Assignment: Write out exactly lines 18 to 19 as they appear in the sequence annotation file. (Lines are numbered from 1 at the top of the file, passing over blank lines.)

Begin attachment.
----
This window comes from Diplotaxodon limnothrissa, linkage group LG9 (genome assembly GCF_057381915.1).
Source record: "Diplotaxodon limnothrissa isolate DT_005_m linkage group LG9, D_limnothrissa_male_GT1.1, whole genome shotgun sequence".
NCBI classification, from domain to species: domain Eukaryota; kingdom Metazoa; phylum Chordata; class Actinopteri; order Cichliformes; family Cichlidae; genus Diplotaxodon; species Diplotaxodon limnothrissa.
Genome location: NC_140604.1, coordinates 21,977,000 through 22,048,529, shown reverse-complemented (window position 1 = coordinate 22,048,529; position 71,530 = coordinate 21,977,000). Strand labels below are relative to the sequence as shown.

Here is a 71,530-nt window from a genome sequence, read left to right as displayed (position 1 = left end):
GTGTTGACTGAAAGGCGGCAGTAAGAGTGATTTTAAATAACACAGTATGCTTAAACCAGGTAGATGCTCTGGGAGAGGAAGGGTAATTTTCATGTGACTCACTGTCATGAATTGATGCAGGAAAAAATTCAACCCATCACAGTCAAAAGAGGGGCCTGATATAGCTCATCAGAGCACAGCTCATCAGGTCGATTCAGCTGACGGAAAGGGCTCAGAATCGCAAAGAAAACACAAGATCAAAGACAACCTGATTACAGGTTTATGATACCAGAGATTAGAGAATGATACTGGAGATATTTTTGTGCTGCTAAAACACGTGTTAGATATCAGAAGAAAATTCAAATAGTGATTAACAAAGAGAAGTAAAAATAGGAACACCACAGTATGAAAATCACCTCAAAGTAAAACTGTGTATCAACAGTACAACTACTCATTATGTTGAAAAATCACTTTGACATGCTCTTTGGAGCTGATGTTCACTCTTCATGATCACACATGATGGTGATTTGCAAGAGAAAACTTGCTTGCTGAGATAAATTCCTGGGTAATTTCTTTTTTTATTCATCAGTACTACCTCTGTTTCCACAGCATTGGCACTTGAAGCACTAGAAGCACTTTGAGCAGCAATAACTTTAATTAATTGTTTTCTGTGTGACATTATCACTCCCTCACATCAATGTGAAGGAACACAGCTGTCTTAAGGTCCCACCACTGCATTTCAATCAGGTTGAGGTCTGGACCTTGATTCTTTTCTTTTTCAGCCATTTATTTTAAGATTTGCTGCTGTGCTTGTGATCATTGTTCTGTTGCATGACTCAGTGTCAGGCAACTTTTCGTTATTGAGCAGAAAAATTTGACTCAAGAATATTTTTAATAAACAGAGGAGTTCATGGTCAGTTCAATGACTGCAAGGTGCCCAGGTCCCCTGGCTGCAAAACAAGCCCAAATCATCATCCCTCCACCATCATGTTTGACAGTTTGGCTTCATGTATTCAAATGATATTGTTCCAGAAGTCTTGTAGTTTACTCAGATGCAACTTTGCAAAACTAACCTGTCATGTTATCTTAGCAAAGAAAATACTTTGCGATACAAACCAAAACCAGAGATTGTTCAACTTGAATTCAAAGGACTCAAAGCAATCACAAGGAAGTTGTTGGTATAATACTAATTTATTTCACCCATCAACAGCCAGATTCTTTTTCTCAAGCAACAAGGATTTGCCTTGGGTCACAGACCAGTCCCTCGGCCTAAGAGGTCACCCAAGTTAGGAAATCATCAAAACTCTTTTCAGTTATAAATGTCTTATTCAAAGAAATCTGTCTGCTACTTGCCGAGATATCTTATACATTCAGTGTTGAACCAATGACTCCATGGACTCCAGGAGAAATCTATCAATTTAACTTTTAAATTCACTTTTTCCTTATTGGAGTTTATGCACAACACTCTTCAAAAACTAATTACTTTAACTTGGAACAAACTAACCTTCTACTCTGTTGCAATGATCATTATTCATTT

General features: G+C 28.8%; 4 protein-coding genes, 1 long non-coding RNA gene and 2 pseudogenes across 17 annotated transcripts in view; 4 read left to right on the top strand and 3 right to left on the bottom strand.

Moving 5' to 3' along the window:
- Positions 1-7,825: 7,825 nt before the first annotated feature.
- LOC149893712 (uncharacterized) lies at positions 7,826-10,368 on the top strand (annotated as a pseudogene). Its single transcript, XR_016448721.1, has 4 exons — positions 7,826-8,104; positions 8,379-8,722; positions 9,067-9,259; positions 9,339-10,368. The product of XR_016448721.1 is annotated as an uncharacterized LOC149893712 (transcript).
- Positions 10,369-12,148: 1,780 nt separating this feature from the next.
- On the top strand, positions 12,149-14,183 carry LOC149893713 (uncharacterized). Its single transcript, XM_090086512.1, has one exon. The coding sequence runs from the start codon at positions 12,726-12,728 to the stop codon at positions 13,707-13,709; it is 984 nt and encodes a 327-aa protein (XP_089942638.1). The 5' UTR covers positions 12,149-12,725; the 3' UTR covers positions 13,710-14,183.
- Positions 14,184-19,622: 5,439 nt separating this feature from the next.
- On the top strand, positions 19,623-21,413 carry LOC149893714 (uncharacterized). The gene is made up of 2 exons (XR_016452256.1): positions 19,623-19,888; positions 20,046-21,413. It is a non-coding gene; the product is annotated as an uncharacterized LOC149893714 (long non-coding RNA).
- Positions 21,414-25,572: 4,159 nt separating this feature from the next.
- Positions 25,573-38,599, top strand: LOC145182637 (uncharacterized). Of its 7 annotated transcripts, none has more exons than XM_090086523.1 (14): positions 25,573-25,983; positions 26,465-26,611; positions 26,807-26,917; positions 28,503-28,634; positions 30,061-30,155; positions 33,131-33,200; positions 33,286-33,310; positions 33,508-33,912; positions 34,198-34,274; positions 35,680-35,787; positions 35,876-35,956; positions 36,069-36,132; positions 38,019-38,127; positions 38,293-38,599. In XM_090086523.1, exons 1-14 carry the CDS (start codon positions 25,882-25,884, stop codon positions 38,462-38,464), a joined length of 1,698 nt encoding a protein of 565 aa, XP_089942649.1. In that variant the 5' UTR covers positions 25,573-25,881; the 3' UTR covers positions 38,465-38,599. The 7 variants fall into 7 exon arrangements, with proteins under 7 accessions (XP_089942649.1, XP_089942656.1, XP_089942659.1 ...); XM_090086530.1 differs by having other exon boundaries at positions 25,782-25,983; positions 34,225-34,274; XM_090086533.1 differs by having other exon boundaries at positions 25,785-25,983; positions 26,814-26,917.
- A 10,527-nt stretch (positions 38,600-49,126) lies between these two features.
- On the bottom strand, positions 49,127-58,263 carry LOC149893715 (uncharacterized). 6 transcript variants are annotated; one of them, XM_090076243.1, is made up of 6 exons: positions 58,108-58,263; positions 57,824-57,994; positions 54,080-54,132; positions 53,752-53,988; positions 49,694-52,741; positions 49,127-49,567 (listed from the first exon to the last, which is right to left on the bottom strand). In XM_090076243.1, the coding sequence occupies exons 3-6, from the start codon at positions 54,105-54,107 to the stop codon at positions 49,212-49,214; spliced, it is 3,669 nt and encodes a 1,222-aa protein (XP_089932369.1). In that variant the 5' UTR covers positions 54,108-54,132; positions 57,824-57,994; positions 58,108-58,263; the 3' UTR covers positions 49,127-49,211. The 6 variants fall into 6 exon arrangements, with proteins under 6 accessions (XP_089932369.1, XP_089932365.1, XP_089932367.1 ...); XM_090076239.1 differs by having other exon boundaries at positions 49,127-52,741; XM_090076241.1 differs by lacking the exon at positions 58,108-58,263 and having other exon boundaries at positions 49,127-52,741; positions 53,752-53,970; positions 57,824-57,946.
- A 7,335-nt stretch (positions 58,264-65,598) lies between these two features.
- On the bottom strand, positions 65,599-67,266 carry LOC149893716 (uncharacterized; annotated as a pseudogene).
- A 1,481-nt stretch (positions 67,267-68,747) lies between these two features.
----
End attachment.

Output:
- On the bottom strand, positions 49,127-58,263 carry LOC149893715 (uncharacterized). 6 transcript variants are annotated; one of them, XM_090076243.1, is made up of 6 exons: positions 58,108-58,263; positions 57,824-57,994; positions 54,080-54,132; positions 53,752-53,988; positions 49,694-52,741; positions 49,127-49,567 (listed from the first exon to the last, which is right to left on the bottom strand). In XM_090076243.1, the coding sequence occupies exons 3-6, from the start codon at positions 54,105-54,107 to the stop codon at positions 49,212-49,214; spliced, it is 3,669 nt and encodes a 1,222-aa protein (XP_089932369.1). In that variant the 5' UTR covers positions 54,108-54,132; positions 57,824-57,994; positions 58,108-58,263; the 3' UTR covers positions 49,127-49,211. The 6 variants fall into 6 exon arrangements, with proteins under 6 accessions (XP_089932369.1, XP_089932365.1, XP_089932367.1 ...); XM_090076239.1 differs by having other exon boundaries at positions 49,127-52,741; XM_090076241.1 differs by lacking the exon at positions 58,108-58,263 and having other exon boundaries at positions 49,127-52,741; positions 53,752-53,970; positions 57,824-57,946.
- A 7,335-nt stretch (positions 58,264-65,598) lies between these two features.